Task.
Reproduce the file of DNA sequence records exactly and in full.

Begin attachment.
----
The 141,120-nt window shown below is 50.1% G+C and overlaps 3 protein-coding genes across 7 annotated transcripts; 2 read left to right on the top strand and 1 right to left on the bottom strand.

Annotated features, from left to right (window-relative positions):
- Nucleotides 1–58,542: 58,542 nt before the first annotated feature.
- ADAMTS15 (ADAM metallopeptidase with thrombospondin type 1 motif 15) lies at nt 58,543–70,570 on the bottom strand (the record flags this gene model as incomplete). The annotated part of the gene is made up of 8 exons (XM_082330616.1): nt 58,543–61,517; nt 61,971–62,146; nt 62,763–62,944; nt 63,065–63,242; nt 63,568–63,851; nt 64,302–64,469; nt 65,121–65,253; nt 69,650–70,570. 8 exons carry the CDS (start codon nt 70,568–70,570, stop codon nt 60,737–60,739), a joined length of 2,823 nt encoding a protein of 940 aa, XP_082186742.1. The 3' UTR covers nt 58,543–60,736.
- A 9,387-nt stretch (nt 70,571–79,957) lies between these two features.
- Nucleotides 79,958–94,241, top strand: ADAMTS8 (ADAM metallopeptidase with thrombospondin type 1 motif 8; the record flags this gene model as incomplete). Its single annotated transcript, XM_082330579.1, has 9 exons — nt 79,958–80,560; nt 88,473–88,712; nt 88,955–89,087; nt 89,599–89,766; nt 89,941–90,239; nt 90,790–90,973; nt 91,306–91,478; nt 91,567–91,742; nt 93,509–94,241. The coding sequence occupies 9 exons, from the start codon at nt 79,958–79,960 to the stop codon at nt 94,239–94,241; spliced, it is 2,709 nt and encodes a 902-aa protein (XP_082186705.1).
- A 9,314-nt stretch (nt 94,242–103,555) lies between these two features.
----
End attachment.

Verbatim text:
The 141,120-nt window shown below is 50.1% G+C and overlaps 3 protein-coding genes across 7 annotated transcripts; 2 read left to right on the top strand and 1 right to left on the bottom strand.

Annotated features, from left to right (window-relative positions):
- Nucleotides 1–58,542: 58,542 nt before the first annotated feature.
- ADAMTS15 (ADAM metallopeptidase with thrombospondin type 1 motif 15) lies at nt 58,543–70,570 on the bottom strand (the record flags this gene model as incomplete). The annotated part of the gene is made up of 8 exons (XM_082330616.1): nt 58,543–61,517; nt 61,971–62,146; nt 62,763–62,944; nt 63,065–63,242; nt 63,568–63,851; nt 64,302–64,469; nt 65,121–65,253; nt 69,650–70,570. 8 exons carry the CDS (start codon nt 70,568–70,570, stop codon nt 60,737–60,739), a joined length of 2,823 nt encoding a protein of 940 aa, XP_082186742.1. The 3' UTR covers nt 58,543–60,736.
- A 9,387-nt stretch (nt 70,571–79,957) lies between these two features.
- Nucleotides 79,958–94,241, top strand: ADAMTS8 (ADAM metallopeptidase with thrombospondin type 1 motif 8; the record flags this gene model as incomplete). Its single annotated transcript, XM_082330579.1, has 9 exons — nt 79,958–80,560; nt 88,473–88,712; nt 88,955–89,087; nt 89,599–89,766; nt 89,941–90,239; nt 90,790–90,973; nt 91,306–91,478; nt 91,567–91,742; nt 93,509–94,241. The coding sequence occupies 9 exons, from the start codon at nt 79,958–79,960 to the stop codon at nt 94,239–94,241; spliced, it is 2,709 nt and encodes a 902-aa protein (XP_082186705.1).
- A 9,314-nt stretch (nt 94,242–103,555) lies between these two features.